Andrew: Does anyone think they’ll miss Yahoo/Panama?  No one raises their hand. Heh.  He thinks they’re still crying out for more game-changing search engine companies to come along. He likes Bing but he’d like to see something that turns the whole game on its head.  The common assumption is that you can’t beat Google.  He’s hoping something sneaks up on us.

Sara:  It really doesn’t matter what happens if consumers don’t follow.  You can have the best technology out there, if the consumers don’t follow, it doesn’t make that much of a difference. Someone’s going to come out and see where people are searching outside of Google. They’re searching Twitter, Facebook, LinkedIn. She’s a big fan of competitor and thinks the next “big thing” is going to come out of left field.

Jack: Search is far from solved. It’s unfortunate we have one less player.  [says the guy from Google…]

Greg: To hear Google whine to the DOJ….it’s just sad.  It’s like Google and their book deal. People need to care that the model is so flawed.

Sara: But the people DON’T care. Again, who’s the enforcer.

Greg: I just think people SHOULD care.  As an industry, we should be more supportive of new platforms because its better than ever. Don’t just write off Bing because it’s not Google.

If we come back in 5 years, what would we be talking about?

Andrew: He likes the idea of peer networks helping you decide on stuff.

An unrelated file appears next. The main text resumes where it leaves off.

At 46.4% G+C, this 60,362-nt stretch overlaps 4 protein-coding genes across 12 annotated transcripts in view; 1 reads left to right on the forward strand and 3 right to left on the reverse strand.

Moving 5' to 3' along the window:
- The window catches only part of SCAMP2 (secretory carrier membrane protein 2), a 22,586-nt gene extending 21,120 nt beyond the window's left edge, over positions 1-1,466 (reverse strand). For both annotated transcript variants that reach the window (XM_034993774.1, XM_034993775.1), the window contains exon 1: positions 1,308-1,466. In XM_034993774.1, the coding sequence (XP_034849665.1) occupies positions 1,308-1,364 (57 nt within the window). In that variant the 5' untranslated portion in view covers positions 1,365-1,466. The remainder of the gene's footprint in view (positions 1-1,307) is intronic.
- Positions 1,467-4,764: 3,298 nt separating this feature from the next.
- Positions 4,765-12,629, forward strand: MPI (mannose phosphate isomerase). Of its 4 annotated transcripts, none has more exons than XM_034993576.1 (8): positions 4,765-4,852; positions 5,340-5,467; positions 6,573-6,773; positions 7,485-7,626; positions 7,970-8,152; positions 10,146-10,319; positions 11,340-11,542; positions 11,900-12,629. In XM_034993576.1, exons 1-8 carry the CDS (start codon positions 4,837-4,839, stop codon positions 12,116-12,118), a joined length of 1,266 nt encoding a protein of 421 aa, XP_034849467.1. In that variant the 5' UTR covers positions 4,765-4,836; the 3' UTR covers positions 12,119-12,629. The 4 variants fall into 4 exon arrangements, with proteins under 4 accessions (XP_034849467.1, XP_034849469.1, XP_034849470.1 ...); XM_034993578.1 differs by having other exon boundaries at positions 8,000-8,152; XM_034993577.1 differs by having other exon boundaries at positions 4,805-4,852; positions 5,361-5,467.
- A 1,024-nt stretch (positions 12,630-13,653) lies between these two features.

Kristine:  The addressability of every channel. [yes, i know, “addressability” is not a word. Take it up with Kristine. I’ve typed like 3k words this morning.]

Julie: Privacy is still an issue.  Privacy is an issue because we’re old. The kids are using to being more lax with privacy. It may not matter as much to them as it does to us.  Online marketing will be a lot more like traditional search.

Sarah: She’s so excited for the keyboard to disappear. She’s waiting for voice recognition.  She’s all for getting rid of typing.

Jack: We’ll still be angsty that we can’t find what we want.  Everything will be faster, but you still won’t be able to answer that strange query that you want.

Greg: The biggest thing is the complete integration of data streams. The concept of Google Wave will be the future.  Hehas information overload.

Boser. Jack. Sara . Jule. Kristine. julie.


About the Author

Lisa Barone

Lisa Barone co-founded Outspoken Media in 2009 and served as Chief Branding Officer until April 2012.


One thought on “Keynote – What’s Next In Search


  • Suthnautr on said:

    Thanks Lisa, that covered a lot.

    Some of the best meat from this comes in the form of the research showing how marketing traditionally and digitally shows exponential effectiveness, where traditional marketing isn’t going away, but is becoming a vehicle to promote online content. I’ve been telling clients that this is the way to go for years.

    Another area that was excellent (and which I immediately emailed off to several clients) was Andrew at PageZero.com comment on the need for a reputation to survive today, and the need to know how to use Twitter and other forms of social media, etc. I don’t know how to convey that strongly enough to clients. I can’t tweet for everyone – they have to manage their own reputations – and not just blast out anonymous spam links once every two weeks to their total of five followers.